Name: Carol Berman
Originally From: Gadsden, Alabama
Resides: Bethesda, Maryland
With YAFH Since: I have been a partner since 2012 and an art advisor since 2013
How long have you been painting? I have been drawing for 29 years and painting for 27 years.
What first drew you to pickup a paintbrush? I was 34 years old and my Mom had passed away at 66 years old. I had three young children and I was looking for something that would be focused and meditative, peaceful and creative. I knew I was good with colors but I had never really drawn before. I wanted what I did to be something new that I had never done to help in my healing process. I really wanted to paint people.
What inspires you to paint today? I love to paint! I usually paint people I love in nature scenes or just nature scenes. I love God’s creations. I need to paint like I need to breathe. It nourishes my soul and my creative spirit.
What do you look for when guiding students with their artwork? I try to stay true to their creative spirit but help them refine their composition, learn how to create dimension with color hues and values and stretch their visual knowledge with photo references for more accurate drawings and details.
What initially got you interested in YAFH? I met Jan Papirmeister at a fundraiser for the Aquilino Cancer Center. She is our incredible Executive Director. A couple years later, she approached me to get involved with YAFH as it was just beginning. I couldn’t at the time but I was happy to fund the first YAFH project for Holy Cross Hospital. After seeing how hard she worked and what amazing talent we have in our schools and how grateful the viewers and how healing for patients, I was hooked.
How does a student involved with a YAFH program look at a canvas differently than your typical artist? Some of our students are new to painting and some of them have never painted on large canvases. This can be daunting at first seeing that LARGE, WHITE CANVAS. They know they must paint a painting that the content and colors must be healing in nature and fulfill the specified requests presented in the project list of the hospital.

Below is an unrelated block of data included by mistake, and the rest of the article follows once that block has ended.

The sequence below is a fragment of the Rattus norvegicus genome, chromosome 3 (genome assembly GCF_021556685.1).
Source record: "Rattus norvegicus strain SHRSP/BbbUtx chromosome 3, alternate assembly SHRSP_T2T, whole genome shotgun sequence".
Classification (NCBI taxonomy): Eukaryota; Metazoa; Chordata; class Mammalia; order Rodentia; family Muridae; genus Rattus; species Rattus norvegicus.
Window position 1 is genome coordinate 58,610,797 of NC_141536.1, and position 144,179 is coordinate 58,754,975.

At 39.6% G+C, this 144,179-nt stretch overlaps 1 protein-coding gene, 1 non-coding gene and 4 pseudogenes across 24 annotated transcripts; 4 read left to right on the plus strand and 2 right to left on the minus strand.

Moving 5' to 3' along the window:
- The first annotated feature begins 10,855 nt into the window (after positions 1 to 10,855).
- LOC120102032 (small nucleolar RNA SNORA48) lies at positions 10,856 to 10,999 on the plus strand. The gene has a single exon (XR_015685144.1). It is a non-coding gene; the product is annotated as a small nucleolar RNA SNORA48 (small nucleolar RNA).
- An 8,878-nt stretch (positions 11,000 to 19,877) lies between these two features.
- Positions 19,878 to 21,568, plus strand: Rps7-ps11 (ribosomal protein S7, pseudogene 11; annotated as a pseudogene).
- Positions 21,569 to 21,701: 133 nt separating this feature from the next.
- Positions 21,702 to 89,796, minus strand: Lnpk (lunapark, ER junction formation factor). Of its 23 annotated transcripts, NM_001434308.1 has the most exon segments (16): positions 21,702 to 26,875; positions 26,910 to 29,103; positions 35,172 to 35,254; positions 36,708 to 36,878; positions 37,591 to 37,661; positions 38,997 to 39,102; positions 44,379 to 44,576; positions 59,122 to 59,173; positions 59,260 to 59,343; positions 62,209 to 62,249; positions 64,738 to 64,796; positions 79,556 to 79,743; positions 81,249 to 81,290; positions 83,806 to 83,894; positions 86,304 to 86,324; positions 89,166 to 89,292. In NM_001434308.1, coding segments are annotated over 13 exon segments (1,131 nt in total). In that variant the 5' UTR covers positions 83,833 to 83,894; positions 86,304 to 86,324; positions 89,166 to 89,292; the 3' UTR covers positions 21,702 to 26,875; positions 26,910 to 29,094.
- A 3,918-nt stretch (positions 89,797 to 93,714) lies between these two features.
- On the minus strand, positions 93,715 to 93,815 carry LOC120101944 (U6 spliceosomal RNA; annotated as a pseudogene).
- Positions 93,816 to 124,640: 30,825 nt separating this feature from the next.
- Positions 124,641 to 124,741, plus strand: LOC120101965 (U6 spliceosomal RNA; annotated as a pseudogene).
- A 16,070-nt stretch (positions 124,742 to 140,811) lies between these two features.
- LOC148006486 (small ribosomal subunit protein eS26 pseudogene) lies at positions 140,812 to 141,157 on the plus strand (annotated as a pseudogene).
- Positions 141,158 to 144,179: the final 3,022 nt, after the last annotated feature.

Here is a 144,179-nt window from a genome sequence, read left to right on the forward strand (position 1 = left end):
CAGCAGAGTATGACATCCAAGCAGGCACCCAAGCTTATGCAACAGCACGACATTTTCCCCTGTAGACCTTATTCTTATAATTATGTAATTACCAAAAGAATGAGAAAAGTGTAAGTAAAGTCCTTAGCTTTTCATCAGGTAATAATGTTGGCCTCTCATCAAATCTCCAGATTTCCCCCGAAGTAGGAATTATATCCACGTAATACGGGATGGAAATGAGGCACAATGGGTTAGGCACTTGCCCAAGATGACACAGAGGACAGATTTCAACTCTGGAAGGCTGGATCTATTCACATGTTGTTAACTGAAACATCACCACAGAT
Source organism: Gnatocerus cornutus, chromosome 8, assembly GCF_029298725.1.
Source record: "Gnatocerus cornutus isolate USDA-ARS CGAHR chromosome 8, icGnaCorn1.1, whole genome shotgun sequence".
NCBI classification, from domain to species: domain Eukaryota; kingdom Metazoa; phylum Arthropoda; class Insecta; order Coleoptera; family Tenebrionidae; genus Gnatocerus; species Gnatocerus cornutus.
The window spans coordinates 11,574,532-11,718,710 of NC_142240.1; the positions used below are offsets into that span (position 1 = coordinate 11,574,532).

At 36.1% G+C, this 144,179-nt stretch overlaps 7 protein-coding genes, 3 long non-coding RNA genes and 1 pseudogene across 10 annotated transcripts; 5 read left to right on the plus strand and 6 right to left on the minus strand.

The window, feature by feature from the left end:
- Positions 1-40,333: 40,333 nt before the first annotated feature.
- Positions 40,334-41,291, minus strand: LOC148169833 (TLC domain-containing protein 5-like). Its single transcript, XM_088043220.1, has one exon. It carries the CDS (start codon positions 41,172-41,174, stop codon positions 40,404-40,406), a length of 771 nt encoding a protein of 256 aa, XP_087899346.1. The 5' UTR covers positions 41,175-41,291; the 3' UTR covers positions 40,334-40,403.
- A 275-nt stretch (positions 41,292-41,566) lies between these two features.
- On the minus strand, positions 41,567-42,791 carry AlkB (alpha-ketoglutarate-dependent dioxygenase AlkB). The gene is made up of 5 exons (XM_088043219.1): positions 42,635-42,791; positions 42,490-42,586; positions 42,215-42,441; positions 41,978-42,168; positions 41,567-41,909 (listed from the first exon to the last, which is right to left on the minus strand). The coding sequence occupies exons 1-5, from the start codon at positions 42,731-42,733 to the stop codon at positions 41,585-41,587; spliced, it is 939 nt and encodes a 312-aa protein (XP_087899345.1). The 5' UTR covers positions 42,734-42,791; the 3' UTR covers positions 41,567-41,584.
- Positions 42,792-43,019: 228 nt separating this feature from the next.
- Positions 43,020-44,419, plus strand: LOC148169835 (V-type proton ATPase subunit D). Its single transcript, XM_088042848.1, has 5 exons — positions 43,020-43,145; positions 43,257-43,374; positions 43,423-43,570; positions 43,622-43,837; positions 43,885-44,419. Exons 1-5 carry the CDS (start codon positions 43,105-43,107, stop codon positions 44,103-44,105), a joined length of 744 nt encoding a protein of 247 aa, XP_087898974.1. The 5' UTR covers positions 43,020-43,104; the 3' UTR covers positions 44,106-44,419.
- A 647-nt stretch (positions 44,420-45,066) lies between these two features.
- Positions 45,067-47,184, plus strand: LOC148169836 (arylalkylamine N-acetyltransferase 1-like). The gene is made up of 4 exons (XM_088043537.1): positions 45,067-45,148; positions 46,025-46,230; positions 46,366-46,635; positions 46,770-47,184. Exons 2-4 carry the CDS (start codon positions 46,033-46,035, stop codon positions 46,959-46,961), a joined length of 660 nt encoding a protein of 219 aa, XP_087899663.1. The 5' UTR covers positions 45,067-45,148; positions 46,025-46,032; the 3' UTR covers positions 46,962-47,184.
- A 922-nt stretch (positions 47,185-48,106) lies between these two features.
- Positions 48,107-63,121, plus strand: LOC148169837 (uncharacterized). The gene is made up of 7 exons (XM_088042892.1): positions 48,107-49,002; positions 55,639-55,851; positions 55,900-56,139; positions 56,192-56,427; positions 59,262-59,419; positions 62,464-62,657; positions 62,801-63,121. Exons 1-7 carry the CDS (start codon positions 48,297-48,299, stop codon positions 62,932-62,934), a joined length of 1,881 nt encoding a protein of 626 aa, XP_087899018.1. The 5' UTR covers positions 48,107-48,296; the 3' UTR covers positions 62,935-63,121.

They approach their work with empathy for the patients, loved ones and hospital staff who will be viewing their artworks. They also, have a sense of giving of themselves to others as they delve into their creative talents.
What’s the most rewarding part about being involved with YAFH? This work is so comprehensive that it’s impossible to say “the most” rewarding part. These are the most rewarding aspects: Working with Jan, meeting with hospitals and staff to encourage them to have YAFH artworks in their location, decide themes, content and sizes for each area where artwork will go, meet teachers and students, critique art students’ sketches and paintings, set up and host our Annual Art Show of our students’ works of art, design publications, fundraise….the list goes on and on how rewarding. I have met so many wonderful students, one who couldn’t put down his paintbrush knowing that people in wheelchairs would have his paintings in their rooms. This student painted ten paintings for us. Another student feeling quite depressed only came to school to paint his painting for us. Fortunately, his principal allowed this to happen. The stories of how much better people feel when they can view the artworks, how motivating to walk the halls or wait patiently in a waiting room. How nurses miss the paintings when we have to borrow them for a special show. My heart and spirit is more full because of YAFH and yours will be too if you participate and or give so we can carry out our very meaningful mission.